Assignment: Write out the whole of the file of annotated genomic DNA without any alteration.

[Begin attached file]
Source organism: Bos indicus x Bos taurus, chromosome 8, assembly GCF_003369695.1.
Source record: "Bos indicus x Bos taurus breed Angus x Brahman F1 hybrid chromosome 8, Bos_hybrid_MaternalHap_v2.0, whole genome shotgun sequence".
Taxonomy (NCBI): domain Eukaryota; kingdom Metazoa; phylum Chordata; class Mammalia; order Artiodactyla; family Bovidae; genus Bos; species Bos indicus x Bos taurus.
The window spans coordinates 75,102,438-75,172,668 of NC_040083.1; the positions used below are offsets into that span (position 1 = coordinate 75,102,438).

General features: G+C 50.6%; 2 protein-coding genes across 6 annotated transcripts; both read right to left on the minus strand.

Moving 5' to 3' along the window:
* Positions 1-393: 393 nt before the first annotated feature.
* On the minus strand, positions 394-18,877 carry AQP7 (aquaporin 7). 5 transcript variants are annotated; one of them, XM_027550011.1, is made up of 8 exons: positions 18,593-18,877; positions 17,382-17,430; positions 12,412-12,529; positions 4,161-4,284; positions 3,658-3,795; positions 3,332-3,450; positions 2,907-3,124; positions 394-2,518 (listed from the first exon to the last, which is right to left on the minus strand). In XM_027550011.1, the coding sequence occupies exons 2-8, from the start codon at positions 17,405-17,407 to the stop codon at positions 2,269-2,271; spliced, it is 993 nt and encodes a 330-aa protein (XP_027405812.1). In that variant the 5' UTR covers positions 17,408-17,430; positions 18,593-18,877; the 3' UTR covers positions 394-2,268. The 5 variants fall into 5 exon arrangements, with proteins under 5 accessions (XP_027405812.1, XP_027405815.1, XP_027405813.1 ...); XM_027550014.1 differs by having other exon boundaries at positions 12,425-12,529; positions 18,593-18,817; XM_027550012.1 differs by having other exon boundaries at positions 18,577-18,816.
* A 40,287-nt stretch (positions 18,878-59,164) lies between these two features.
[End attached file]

Source organism: Bos indicus x Bos taurus, chromosome 8, assembly GCF_003369695.1.
Source record: "Bos indicus x Bos taurus breed Angus x Brahman F1 hybrid chromosome 8, Bos_hybrid_MaternalHap_v2.0, whole genome shotgun sequence".
Taxonomy (NCBI): domain Eukaryota; kingdom Metazoa; phylum Chordata; class Mammalia; order Artiodactyla; family Bovidae; genus Bos; species Bos indicus x Bos taurus.
The window spans coordinates 75,102,438-75,172,668 of NC_040083.1; the positions used below are offsets into that span (position 1 = coordinate 75,102,438).

General features: G+C 50.6%; 2 protein-coding genes across 6 annotated transcripts; both read right to left on the minus strand.

Moving 5' to 3' along the window:
* Positions 1-393: 393 nt before the first annotated feature.
* On the minus strand, positions 394-18,877 carry AQP7 (aquaporin 7). 5 transcript variants are annotated; one of them, XM_027550011.1, is made up of 8 exons: positions 18,593-18,877; positions 17,382-17,430; positions 12,412-12,529; positions 4,161-4,284; positions 3,658-3,795; positions 3,332-3,450; positions 2,907-3,124; positions 394-2,518 (listed from the first exon to the last, which is right to left on the minus strand). In XM_027550011.1, the coding sequence occupies exons 2-8, from the start codon at positions 17,405-17,407 to the stop codon at positions 2,269-2,271; spliced, it is 993 nt and encodes a 330-aa protein (XP_027405812.1). In that variant the 5' UTR covers positions 17,408-17,430; positions 18,593-18,877; the 3' UTR covers positions 394-2,268. The 5 variants fall into 5 exon arrangements, with proteins under 5 accessions (XP_027405812.1, XP_027405815.1, XP_027405813.1 ...); XM_027550014.1 differs by having other exon boundaries at positions 12,425-12,529; positions 18,593-18,817; XM_027550012.1 differs by having other exon boundaries at positions 18,577-18,816.
* A 40,287-nt stretch (positions 18,878-59,164) lies between these two features.